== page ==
Woofer was one of the first. This resulted in Moon...

Moon is a nicely balanced horse and has no major conformation faults. There are things I don't like about him-the points of his shoulders are narrow and even though he has a long hip and is wide in the stifles he always looks peaked through the hips. The personality...I'll get to that...

My brother bred his Leo mare to Bugs a couple of times and got two almost identical mares. He sold one and I bought this one...

This is "Chunk". She is just the sweetest thing going. I love her shy, gentle nature. She took after her mother in looks and personality.

Brother then crossed his "Nod" bred mare with Bugs. Nod was an AQHA champion running horse...

This is "Smoke". I hate his name. It doesn't suit him at all, but I am afraid he is stuck with it now. OMG-this picture does not do this gorgeous horse justice. He was intended to be left a stallion, but he was rank tempered so it was snip,snip. While he was up healing he pawed through a fence and almost removed his right front foot. Panels aren't always safe either. It took a few years but he is completely sound now and I will be riding him this year.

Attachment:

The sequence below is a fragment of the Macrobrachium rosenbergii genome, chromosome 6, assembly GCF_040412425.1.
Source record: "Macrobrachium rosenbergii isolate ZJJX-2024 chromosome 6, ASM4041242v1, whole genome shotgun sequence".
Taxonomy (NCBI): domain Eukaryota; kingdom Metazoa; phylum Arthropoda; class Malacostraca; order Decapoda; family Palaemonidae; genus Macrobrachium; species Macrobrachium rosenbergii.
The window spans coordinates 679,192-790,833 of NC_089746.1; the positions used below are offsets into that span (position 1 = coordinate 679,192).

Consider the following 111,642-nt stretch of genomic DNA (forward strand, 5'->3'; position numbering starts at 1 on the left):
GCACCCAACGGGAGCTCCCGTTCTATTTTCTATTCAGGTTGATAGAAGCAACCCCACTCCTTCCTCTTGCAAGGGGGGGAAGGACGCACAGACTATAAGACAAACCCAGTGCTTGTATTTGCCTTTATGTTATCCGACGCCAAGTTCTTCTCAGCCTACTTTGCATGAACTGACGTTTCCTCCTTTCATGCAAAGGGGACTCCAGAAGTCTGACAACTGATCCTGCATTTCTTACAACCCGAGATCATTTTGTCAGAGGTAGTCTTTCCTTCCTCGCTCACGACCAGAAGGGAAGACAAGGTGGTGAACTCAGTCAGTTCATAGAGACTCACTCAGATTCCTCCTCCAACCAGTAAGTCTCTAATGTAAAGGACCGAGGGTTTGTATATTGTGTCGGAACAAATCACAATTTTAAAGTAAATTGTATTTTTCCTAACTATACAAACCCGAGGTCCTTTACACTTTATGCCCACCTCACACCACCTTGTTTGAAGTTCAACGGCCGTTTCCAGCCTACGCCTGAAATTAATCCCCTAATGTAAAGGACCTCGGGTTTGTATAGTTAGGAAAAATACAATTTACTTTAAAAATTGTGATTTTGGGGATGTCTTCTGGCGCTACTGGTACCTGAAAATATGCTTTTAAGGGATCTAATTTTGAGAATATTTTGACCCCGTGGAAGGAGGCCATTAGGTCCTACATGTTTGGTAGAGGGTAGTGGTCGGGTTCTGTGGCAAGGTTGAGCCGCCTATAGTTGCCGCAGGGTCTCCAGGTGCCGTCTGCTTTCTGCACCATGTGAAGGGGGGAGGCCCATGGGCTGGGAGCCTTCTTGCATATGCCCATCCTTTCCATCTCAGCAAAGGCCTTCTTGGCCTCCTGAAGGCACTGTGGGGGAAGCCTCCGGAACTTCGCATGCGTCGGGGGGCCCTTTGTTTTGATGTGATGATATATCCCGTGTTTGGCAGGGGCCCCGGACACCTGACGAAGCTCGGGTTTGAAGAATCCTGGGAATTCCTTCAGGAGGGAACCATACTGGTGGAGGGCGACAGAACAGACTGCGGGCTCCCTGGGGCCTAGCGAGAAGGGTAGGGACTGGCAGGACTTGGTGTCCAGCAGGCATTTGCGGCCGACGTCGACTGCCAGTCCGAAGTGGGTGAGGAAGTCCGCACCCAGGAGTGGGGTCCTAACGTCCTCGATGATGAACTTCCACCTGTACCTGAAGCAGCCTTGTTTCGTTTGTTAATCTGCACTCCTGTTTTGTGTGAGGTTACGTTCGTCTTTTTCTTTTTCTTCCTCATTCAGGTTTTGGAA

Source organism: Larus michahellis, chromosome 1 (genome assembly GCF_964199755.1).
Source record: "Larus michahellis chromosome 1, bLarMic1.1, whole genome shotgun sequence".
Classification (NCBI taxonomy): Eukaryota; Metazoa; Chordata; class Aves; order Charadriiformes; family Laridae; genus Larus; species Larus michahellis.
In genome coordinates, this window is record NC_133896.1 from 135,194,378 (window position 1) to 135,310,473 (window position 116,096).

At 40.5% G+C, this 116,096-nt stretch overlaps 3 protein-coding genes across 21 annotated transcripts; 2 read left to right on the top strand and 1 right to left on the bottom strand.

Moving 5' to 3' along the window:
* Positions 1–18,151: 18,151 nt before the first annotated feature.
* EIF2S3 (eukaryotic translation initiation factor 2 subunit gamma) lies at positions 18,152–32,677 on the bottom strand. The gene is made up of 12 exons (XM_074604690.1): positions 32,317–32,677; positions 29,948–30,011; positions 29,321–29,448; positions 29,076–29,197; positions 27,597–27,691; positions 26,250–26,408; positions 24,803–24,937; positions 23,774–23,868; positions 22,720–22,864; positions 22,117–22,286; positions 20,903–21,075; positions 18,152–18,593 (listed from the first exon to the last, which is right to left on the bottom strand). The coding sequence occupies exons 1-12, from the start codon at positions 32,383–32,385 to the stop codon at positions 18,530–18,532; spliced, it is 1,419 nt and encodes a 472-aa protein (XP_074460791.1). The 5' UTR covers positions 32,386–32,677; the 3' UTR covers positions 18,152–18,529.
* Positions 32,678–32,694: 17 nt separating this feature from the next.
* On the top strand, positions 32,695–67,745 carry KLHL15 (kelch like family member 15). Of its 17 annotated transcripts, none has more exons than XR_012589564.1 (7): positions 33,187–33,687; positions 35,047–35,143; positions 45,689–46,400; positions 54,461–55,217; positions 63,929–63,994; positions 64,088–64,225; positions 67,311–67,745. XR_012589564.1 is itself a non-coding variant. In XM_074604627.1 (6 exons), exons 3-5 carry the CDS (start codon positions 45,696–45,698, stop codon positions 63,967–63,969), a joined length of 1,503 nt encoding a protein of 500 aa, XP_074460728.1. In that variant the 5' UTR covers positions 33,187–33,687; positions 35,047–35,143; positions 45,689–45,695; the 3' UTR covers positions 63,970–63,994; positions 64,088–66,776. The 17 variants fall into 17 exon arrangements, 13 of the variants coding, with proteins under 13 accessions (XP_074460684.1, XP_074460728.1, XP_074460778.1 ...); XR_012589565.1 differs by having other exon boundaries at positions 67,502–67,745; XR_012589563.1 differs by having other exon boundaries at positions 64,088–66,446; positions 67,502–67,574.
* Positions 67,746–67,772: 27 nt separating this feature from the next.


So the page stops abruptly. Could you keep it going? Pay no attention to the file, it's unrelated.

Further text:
The last cross was to my black mare. We really wanted to see what Bugs would do on a King mare...

We got "Beauty". Megan named her. I like this mare. Now that she is FAT she looks a little short necked, but if she was in shape it wouldn't look like that.

Now about the personality of these horses. The only one out of 5 that does not have the same "I'm the ruler of the world" personality is sweet Chunk, but even she can exhibit Bugs' legacy. I like the "I rule the world" personality. It makes for competitive horses. They understand that their job is to win. It only makes it difficult when you try to keep them in pens with other horses, because these suckers are notorious for getting something in the corner and beating them up. They are bullies. Training them has been easy. They are smart and no-nonsense kind of horses. You better have a pretty clear training program in mind and don't ever get mean with them because they will not back down. My brother learned this.